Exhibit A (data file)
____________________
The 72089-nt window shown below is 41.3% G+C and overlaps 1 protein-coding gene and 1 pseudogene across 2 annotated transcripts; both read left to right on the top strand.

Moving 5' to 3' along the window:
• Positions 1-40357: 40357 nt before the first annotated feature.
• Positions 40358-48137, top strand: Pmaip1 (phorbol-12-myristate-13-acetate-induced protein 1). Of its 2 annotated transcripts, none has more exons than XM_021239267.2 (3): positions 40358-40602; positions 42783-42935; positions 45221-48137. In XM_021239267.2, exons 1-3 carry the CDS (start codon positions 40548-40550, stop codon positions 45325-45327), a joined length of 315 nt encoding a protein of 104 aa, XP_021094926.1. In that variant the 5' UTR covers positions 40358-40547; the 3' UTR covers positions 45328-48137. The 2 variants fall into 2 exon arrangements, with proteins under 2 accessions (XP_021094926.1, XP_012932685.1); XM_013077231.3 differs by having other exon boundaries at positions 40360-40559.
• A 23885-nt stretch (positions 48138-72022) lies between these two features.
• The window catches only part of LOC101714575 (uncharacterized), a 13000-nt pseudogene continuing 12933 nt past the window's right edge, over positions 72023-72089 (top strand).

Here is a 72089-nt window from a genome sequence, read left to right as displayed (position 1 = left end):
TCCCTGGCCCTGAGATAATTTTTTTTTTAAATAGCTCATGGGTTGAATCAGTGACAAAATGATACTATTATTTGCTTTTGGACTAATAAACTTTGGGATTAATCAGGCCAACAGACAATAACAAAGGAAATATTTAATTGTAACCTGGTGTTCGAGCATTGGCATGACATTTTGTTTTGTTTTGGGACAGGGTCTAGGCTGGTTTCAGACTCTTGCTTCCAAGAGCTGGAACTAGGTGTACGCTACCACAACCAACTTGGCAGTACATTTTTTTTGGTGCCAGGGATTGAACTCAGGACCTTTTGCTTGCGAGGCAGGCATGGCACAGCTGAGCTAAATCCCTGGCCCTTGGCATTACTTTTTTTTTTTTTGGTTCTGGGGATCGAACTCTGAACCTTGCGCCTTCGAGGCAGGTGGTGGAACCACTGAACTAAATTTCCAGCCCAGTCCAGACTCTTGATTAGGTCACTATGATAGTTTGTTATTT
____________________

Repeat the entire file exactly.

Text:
The 72089-nt window shown below is 41.3% G+C and overlaps 1 protein-coding gene and 1 pseudogene across 2 annotated transcripts; both read left to right on the top strand.

Moving 5' to 3' along the window:
• Positions 1-40357: 40357 nt before the first annotated feature.
• Positions 40358-48137, top strand: Pmaip1 (phorbol-12-myristate-13-acetate-induced protein 1). Of its 2 annotated transcripts, none has more exons than XM_021239267.2 (3): positions 40358-40602; positions 42783-42935; positions 45221-48137. In XM_021239267.2, exons 1-3 carry the CDS (start codon positions 40548-40550, stop codon positions 45325-45327), a joined length of 315 nt encoding a protein of 104 aa, XP_021094926.1. In that variant the 5' UTR covers positions 40358-40547; the 3' UTR covers positions 45328-48137. The 2 variants fall into 2 exon arrangements, with proteins under 2 accessions (XP_021094926.1, XP_012932685.1); XM_013077231.3 differs by having other exon boundaries at positions 40360-40559.
• A 23885-nt stretch (positions 48138-72022) lies between these two features.
• The window catches only part of LOC101714575 (uncharacterized), a 13000-nt pseudogene continuing 12933 nt past the window's right edge, over positions 72023-72089 (top strand).

Here is a 72089-nt window from a genome sequence, read left to right as displayed (position 1 = left end):
TCCCTGGCCCTGAGATAATTTTTTTTTTAAATAGCTCATGGGTTGAATCAGTGACAAAATGATACTATTATTTGCTTTTGGACTAATAAACTTTGGGATTAATCAGGCCAACAGACAATAACAAAGGAAATATTTAATTGTAACCTGGTGTTCGAGCATTGGCATGACATTTTGTTTTGTTTTGGGACAGGGTCTAGGCTGGTTTCAGACTCTTGCTTCCAAGAGCTGGAACTAGGTGTACGCTACCACAACCAACTTGGCAGTACATTTTTTTTGGTGCCAGGGATTGAACTCAGGACCTTTTGCTTGCGAGGCAGGCATGGCACAGCTGAGCTAAATCCCTGGCCCTTGGCATTACTTTTTTTTTTTTTGGTTCTGGGGATCGAACTCTGAACCTTGCGCCTTCGAGGCAGGTGGTGGAACCACTGAACTAAATTTCCAGCCCAGTCCAGACTCTTGATTAGGTCACTATGATAGTTTGTTATTT